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This series of projects examined travel behavior and accessibility in the Bronx.

The first study in the series, "The Implications of Travel Profiles for Transportation Investment," analyzed travel conditions and choices in the Bronx, where large scale transportation and other development projects were presently taking place. Using a large data base, composed of census tract information on socio-economic and travel behavior, the paper first examined the travel profile of the Bronx population, by estimating travel choice elasticities. On the basis of these elasticities it then assessed the impact of the Bronx Center Project on travel patterns and trends.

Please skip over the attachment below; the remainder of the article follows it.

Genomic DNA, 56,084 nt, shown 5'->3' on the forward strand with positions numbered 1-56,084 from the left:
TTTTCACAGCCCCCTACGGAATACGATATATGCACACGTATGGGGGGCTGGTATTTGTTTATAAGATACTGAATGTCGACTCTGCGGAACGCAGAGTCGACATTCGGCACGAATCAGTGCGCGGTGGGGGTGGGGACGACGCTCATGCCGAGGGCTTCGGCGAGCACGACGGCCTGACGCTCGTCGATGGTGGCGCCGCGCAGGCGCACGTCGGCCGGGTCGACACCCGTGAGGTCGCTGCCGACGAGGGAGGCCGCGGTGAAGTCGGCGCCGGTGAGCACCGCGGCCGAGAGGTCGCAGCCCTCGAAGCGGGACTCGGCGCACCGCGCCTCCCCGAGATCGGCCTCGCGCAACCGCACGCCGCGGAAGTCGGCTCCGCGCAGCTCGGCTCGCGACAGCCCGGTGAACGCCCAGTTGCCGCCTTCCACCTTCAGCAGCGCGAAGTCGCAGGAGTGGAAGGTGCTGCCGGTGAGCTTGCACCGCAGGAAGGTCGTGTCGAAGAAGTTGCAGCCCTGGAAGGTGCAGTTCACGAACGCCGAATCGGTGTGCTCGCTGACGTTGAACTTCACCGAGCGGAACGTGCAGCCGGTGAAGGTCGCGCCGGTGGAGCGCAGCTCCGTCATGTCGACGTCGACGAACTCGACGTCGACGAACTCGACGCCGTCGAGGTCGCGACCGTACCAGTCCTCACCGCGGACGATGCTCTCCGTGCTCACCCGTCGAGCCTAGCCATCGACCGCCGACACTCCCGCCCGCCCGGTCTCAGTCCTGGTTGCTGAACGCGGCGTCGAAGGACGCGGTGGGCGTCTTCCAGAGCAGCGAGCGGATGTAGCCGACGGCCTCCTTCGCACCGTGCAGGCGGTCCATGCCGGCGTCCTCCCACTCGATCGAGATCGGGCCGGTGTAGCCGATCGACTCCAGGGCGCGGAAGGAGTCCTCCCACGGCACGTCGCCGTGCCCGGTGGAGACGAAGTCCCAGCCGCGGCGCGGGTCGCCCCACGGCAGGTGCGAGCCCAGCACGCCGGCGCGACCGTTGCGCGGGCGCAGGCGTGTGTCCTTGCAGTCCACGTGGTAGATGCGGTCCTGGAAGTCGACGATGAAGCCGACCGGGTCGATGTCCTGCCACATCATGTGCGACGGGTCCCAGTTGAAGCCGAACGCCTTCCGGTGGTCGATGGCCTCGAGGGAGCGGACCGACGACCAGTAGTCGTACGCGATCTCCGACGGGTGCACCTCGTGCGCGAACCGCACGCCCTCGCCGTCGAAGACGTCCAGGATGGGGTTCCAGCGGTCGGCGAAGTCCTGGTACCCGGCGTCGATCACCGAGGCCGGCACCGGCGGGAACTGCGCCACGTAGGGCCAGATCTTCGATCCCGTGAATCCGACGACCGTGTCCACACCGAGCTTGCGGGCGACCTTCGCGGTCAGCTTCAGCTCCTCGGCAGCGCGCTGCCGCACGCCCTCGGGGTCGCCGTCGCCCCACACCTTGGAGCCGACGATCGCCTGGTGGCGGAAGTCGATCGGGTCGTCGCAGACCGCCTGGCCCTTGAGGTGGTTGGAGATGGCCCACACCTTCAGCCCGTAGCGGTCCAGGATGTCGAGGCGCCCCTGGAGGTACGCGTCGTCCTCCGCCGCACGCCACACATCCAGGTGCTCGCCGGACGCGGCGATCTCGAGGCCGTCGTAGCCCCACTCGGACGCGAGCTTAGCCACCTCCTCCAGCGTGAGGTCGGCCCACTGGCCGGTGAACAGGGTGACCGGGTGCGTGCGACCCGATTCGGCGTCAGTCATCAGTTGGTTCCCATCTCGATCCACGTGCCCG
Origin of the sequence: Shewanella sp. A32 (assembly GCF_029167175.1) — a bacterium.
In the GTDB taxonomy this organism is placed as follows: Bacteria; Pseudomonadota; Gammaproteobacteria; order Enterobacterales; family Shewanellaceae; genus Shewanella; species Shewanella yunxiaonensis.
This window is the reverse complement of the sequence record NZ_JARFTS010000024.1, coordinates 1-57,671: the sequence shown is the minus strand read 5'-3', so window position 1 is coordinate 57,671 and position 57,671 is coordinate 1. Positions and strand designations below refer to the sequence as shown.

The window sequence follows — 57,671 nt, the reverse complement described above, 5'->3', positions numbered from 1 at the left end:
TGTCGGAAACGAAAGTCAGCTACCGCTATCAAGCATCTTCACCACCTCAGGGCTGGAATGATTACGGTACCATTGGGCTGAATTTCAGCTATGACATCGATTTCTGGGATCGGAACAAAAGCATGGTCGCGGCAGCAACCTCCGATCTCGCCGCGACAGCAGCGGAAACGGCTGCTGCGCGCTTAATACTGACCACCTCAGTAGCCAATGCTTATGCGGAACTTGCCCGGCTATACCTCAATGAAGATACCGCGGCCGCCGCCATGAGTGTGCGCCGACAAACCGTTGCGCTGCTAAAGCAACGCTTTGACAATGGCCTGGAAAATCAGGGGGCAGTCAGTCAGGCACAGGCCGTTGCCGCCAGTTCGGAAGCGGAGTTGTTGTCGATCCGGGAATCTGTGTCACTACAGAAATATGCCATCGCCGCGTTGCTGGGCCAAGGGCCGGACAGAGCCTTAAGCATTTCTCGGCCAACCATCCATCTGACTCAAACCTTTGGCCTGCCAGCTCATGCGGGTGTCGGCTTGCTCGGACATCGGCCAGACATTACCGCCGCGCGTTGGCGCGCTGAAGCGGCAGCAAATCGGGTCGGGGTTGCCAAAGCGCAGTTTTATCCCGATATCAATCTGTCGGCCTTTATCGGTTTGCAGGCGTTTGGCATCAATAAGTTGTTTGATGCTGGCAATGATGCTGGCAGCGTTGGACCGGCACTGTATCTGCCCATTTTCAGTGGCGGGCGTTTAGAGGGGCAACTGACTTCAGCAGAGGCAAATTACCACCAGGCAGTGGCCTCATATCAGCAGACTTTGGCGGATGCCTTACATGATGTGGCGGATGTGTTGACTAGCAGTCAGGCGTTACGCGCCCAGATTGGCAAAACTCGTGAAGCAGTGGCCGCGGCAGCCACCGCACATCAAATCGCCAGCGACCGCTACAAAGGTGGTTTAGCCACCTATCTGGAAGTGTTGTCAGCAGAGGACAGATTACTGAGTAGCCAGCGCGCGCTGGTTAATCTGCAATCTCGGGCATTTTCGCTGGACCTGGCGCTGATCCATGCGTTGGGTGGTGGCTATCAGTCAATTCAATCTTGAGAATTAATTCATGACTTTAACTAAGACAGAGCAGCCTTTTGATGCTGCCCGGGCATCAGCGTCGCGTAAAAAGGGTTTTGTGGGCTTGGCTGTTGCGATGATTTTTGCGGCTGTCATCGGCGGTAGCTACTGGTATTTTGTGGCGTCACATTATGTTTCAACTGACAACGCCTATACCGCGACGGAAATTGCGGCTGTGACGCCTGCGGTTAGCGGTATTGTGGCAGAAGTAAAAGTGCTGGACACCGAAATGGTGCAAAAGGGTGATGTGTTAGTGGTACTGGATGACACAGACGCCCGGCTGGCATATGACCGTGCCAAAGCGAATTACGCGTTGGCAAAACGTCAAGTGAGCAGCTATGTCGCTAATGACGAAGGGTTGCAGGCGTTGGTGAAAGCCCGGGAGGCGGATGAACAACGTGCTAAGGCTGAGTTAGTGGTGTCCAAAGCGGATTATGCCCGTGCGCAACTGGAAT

A second project, "Accessibility Indicators and Local Employment," hypothesized that labor force participation is affected, among other things, by the level of accessibility to employment locations. Specifically, it conjectured that improved accessibility in a given area, resulting from transportation infrastructure investment, will enhance labor participation, given intervening factors such as socioeconomic and locational characteristics. It further conjectured that this effect will be more pronounced in low-income areas where costs of labor-market participation, including transportation costs, constitute a real barrier to market entry. Using a simultaneous equation model, this paper empirically explored the impact of accessibility changes on the supply of labor in specific job types in the South Bronx, New York, an economically distressed area. The major sources of data for this study were three U.S. Census Bureau data files from the 1990 Census Transportation Planning Package.